How do you throw away $4 billion? Buy spectrum you can't use. That seems to be what LightSquared did. The company bought access to a chunk of spectrum, and planned to create a new wholesale wireless network.
But the FCC this week said, sorry, your planned use of your spectrum intereferes with GPS. The FCC withdrew the waiver it had previously given LightSquared to allow it to operate, and now LightSquared is sitting on what appears to be a toxic asset: Not only can it not use the spectrum, but the FCC ruling means no one else can, either.
Or can they? What's happening here, and how will it affect you, the user of mobile devices who just wants more bandwidth?
We're discussing this today with two experts from CNET News:
Roger Cheng, Executive Editor Maggie Reardon, Senior Writer
Former federal CTO Aneesh Chopra joins the show today to talk wireless policy and what the heck happened with SOPA/PIPA; we dish on what really happened with Molly's Galaxy Nexus; and the address book uploading controversy that just won't end. Plus, Into It/Not Into It, and one angry, angry voice mail. Good to be back!
Rumor Has It host Emily Dreyfuss joins us as we discuss Google Wallet getting hacked, Samsung's ubiquity, and the ongoing saga of Apple lawsuits.Subscribe: iTunes (MP3) | iTunes (320x180) | iTunes (640x360) | RSS (MP3) | RSS (320x180) | RSS (640x360) EPISODE 85
NEWS:-Latest Google Wallet hack picks your pocket -Verizon SNL Ad -Samsung Galaxy Note is a (gigantic) phone, not a tablet -Samsung Note 10.1? -Samsung unveils Galaxy Tab 2, Ice Cream Sandwich and all -Revised Samsung Galaxy Tab 10.1 cleared for sale in Germany -Magically remove unwanted moving object from your pictures with Remove by Scalado… Read more
It's Valentine's Day, which means it's time to share a little love.
There's some of that for the top two phones we reviewed this past week: the keyboard-crazy Motorola Droid 4 for Verizon and AT&T's gigantic Samsung Galaxy Note. But just because Cupid's in the area doesn't mean he's shot the Scrooge in us, too. We still have plenty of quibbles--especially when it comes to carriers like AT&T and Sprint that are raising the price of upgrade fees when customers buy a new phone. All that plus more (… Read more
This week, we pass around Sony's new PlayStation Vita for some hands-on testing, check out HP's newest Beats Audio laptop, and debate the best and worst Valentine's Day gadget gifts.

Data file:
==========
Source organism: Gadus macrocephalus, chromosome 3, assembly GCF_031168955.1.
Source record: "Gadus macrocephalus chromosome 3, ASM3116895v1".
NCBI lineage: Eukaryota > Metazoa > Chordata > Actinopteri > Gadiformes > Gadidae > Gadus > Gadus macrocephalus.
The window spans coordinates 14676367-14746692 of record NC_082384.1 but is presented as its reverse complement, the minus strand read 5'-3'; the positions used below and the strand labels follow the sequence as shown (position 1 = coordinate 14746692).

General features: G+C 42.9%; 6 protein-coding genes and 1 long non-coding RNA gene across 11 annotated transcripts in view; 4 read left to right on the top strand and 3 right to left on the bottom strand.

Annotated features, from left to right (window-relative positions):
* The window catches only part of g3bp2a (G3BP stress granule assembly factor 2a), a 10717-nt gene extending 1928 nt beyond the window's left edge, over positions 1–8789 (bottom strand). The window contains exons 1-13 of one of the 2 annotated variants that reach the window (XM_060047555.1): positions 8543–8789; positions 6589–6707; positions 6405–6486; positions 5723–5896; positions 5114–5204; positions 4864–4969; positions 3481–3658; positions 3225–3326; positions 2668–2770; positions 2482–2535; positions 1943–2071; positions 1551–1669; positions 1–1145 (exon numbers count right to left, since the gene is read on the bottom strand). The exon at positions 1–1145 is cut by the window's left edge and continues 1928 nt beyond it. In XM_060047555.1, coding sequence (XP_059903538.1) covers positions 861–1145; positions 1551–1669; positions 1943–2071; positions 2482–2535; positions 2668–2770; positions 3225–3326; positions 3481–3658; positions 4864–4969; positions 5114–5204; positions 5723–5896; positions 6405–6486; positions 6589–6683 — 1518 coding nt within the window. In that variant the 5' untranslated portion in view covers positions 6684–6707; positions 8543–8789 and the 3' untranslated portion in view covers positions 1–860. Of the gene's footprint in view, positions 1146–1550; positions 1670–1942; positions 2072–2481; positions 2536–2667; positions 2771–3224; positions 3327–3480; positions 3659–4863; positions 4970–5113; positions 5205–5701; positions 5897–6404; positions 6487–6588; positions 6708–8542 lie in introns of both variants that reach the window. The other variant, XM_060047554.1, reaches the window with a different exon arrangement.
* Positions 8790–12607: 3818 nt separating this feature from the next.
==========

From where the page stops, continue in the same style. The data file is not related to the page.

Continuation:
This week's failure to communicate, from Path, was hardly a unique event. Companies--especially fast-moving startups--screw up all the time. The issue is how they react to their errors. Can Path recover, as Facebook and Google have from their privacy flaps, or will this flub hurt the company over the long term?
And how can you prepare for your own inevitable, and public, failures, if you're running your own company?
I have two guests today well-versed in the art of failure and graceful recovery:Brooke Hammerling, founder of Brew Media Relations, and Owen Thomas, the founding editor of The Daily Dot
Rafe Needleman and Donald Bell join Brian Tong on the show today to discuss all the new video-streaming options coming down the pipe. We got Amazon, Viacom, HBO, Netflix, Verizon, Redbox, and now possibly another service called Quickflix. Which one will you choose? In other news, the iPad 3 is coming in March, and we investigate who exactly Pinterest appeals to. If you are a guy you most likely have no interest in Pinterest.
Chrome comes to Android with one gigantic caveat. Or maybe two. And we are joined by cell phone expert Jessica Dolcourt who gives us her personal opinion of Android.Subscribe: iTunes (MP3) | iTunes (320x180) | iTunes (640x360) | RSS (MP3) | RSS (320x180) | RSS (640x360) EPISODE 84
NEWS:-Three years on, Chrome at last arrives on Android -Verizon Galaxy Nexus loses Google support -Google Voice gets the Ice Cream Sandwich treatment -Motorola patent license will cost Apple 2.25% of sales -Google secretly testing pair of connected devices -An Android tablet for the tub -Superslim Samsung Galaxy S III could drop in May… Read more